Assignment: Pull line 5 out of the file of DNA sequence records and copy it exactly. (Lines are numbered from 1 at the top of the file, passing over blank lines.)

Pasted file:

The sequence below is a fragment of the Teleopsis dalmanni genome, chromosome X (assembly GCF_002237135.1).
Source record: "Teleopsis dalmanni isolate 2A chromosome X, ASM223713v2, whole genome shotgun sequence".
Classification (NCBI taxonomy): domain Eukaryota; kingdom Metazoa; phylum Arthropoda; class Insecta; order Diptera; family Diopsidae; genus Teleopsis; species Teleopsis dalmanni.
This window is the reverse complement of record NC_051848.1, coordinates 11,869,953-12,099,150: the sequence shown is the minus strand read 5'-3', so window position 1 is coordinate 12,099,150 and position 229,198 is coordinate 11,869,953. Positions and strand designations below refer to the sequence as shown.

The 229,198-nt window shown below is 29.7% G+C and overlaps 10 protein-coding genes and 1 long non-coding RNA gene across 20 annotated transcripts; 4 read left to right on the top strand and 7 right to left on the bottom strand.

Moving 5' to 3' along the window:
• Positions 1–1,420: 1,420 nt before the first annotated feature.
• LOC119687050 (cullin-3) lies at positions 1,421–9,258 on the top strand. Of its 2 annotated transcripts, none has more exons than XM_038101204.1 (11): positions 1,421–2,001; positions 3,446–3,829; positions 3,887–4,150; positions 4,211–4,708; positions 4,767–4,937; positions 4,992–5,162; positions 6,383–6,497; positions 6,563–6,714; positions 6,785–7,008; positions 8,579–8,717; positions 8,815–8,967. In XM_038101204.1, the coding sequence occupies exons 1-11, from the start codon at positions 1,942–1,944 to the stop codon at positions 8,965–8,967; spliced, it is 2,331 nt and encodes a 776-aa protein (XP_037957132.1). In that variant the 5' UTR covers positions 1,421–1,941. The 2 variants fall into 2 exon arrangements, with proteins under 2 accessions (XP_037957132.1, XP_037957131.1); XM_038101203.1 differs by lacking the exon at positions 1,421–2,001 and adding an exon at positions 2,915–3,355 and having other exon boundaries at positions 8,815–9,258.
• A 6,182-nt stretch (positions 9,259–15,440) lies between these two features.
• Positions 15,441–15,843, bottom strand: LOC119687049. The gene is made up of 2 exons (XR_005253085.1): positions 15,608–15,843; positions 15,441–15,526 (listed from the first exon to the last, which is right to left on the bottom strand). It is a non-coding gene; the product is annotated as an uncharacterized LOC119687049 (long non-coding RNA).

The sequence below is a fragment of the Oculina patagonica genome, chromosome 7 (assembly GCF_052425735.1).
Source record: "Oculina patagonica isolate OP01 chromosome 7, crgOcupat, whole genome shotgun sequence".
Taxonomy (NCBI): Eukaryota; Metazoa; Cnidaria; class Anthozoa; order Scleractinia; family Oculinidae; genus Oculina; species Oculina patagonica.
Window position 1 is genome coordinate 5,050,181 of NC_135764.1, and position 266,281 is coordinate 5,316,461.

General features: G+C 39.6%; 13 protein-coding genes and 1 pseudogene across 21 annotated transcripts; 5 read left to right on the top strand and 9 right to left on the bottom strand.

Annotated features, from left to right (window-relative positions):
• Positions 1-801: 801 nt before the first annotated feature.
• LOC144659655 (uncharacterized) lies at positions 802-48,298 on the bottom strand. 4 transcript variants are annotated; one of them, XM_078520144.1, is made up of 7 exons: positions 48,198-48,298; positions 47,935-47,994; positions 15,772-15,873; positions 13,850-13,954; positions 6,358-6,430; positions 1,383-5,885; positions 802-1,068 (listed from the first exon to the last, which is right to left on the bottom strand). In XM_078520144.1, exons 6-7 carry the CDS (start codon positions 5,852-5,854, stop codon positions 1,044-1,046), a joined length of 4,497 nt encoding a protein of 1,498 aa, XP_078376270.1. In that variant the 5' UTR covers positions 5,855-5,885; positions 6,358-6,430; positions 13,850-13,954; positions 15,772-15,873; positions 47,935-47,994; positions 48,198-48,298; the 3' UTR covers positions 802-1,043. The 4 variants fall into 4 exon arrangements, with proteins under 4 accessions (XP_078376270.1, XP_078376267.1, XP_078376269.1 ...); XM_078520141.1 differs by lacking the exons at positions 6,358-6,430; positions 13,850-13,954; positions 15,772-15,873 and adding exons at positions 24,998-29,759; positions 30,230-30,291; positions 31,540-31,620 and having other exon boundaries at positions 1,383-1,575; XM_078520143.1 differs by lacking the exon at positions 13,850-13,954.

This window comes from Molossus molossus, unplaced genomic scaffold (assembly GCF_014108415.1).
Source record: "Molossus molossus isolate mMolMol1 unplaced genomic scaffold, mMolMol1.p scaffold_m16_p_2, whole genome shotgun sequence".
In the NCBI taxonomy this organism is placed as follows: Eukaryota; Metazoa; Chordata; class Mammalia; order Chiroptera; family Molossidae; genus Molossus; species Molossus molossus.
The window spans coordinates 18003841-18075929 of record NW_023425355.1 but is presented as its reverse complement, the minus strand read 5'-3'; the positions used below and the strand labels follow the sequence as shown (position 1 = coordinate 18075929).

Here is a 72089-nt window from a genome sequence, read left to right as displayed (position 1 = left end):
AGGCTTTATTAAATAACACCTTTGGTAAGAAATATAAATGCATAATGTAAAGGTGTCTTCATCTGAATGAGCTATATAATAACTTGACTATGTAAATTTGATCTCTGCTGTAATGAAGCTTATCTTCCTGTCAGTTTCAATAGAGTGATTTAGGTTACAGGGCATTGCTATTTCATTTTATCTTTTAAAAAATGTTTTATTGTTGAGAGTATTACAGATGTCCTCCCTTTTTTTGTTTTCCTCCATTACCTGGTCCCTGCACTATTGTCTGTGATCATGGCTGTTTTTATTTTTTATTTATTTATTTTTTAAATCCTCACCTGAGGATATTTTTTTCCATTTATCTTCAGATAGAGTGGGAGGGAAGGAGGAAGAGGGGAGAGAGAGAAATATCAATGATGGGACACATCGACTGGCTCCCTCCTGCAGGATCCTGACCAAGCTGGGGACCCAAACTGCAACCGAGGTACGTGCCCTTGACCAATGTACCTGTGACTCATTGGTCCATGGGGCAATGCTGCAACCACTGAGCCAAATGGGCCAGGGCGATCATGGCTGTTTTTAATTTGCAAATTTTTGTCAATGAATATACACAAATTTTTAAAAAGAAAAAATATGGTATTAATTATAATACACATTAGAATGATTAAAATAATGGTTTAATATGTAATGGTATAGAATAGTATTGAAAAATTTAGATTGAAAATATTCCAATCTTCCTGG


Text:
The 229,198-nt window shown below is 29.7% G+C and overlaps 10 protein-coding genes and 1 long non-coding RNA gene across 20 annotated transcripts; 4 read left to right on the top strand and 7 right to left on the bottom strand.